Anti-China forces stirring trouble ahead of Beijing Winter Olympics: Global Times


The Winter Olympics in Beijing next year will be a “rite of passage” for China to become a mature major power, the state-backed Global Times said in an editorial Tuesday, arguing that anti-Chinese forces were trying to create problems.

Citing comments made by the United States that it might consider a diplomatic boycott of the February games to protest China’s human rights practices, the Global Times said it was “not worthy” for China to waste energy on the issue, or “even try”. change your negative thoughts towards China. “

“Ideological conflicts between China and the West will escalate ahead of the 2022 Beijing Winter Olympics as anti-Chinese forces converge and create problems for China,” said the Global Times, published in People’s Daily, China’s official newspaper. ruling Communist Party.

“This event will become not only a comprehensive stress test for China’s ability to respond to various crises, but also a catalyst for the growth of China’s mentality as a major power.

“Human rights groups have called for a boycott of the Games in February due to China’s record human rights record. Last week, US President Joe Biden said he was considering a diplomatic boycott, which would mean that US officials will not be present at the Games’ opening.

A spokesman for British Prime Minister Boris Johnson said on Monday that no decision has yet been made on who will represent the government at the Beijing Winter Olympics, although he does not support the idea of ​​sports boycotts.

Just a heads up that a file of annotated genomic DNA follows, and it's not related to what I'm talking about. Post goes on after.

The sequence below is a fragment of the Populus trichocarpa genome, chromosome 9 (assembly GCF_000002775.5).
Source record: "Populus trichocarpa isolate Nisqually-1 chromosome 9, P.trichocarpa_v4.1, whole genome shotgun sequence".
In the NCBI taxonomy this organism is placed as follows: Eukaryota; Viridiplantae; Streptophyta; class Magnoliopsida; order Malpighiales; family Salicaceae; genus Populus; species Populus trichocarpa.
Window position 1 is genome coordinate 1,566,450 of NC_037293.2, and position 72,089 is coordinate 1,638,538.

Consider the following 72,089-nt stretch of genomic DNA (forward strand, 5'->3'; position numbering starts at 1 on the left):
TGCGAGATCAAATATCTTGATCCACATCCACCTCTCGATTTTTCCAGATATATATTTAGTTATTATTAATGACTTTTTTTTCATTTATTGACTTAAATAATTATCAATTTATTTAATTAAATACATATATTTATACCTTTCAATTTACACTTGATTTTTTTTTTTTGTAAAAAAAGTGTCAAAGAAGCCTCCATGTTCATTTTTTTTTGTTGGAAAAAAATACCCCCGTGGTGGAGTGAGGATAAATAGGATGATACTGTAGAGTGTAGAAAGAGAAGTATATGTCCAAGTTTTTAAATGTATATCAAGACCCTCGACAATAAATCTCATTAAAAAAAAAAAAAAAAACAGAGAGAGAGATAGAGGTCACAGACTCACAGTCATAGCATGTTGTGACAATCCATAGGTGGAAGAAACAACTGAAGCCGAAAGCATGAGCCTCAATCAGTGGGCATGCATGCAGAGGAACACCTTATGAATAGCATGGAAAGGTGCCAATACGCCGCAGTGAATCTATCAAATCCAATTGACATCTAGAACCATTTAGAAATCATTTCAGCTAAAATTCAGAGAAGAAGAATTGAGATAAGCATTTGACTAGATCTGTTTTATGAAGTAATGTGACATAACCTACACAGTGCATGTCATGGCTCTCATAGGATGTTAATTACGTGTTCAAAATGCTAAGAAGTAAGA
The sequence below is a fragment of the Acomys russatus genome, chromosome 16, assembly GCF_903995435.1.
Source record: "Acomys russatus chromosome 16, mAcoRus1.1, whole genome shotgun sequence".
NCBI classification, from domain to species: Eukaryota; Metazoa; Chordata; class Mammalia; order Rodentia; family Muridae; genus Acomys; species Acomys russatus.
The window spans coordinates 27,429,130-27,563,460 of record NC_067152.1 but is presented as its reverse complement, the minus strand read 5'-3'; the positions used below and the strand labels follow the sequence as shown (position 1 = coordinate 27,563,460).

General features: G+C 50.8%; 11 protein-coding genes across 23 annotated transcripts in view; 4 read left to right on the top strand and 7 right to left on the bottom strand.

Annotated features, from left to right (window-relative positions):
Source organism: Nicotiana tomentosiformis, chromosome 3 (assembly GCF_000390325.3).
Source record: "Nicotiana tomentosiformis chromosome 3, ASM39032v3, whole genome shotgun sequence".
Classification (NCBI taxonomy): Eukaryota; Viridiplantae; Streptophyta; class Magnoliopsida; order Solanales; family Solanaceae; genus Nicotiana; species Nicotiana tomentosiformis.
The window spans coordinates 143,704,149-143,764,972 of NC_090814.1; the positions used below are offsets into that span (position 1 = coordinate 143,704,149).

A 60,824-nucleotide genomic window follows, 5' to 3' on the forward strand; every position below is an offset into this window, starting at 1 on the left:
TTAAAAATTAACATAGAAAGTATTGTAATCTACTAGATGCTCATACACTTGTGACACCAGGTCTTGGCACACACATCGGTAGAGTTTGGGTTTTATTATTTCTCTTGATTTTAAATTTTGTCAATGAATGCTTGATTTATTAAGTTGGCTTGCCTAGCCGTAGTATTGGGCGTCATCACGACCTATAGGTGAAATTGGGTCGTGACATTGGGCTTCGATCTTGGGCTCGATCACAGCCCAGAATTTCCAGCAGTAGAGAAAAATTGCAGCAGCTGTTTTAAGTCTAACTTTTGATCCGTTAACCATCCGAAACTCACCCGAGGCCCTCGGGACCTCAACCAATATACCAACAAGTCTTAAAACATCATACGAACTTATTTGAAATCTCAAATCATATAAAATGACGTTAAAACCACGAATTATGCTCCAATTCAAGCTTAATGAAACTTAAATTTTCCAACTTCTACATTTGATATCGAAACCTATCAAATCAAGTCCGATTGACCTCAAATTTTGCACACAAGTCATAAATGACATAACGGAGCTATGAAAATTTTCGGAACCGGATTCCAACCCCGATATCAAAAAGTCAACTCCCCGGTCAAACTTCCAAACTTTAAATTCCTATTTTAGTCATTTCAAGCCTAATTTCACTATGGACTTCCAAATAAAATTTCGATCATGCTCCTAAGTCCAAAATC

Governments usually send a high-level delegation of diplomats to the opening ceremony as a sign of international support. The 2022 Winter Olympics will be held from 4 to 20 February.

The case of Chinese tennis star Peng Shuai, whose whereabouts have become a matter of international concern in the past few weeks after she posted on social media that former Chinese Vice Premier Zhang Gaoli had raped her, also cast a shadow over the upcoming games.

Peng reappeared in Beijing over the weekend and held a video call with IOC President Thomas Bach, but the Women’s Tennis Association and French government officials said they were still concerned about her welfare.


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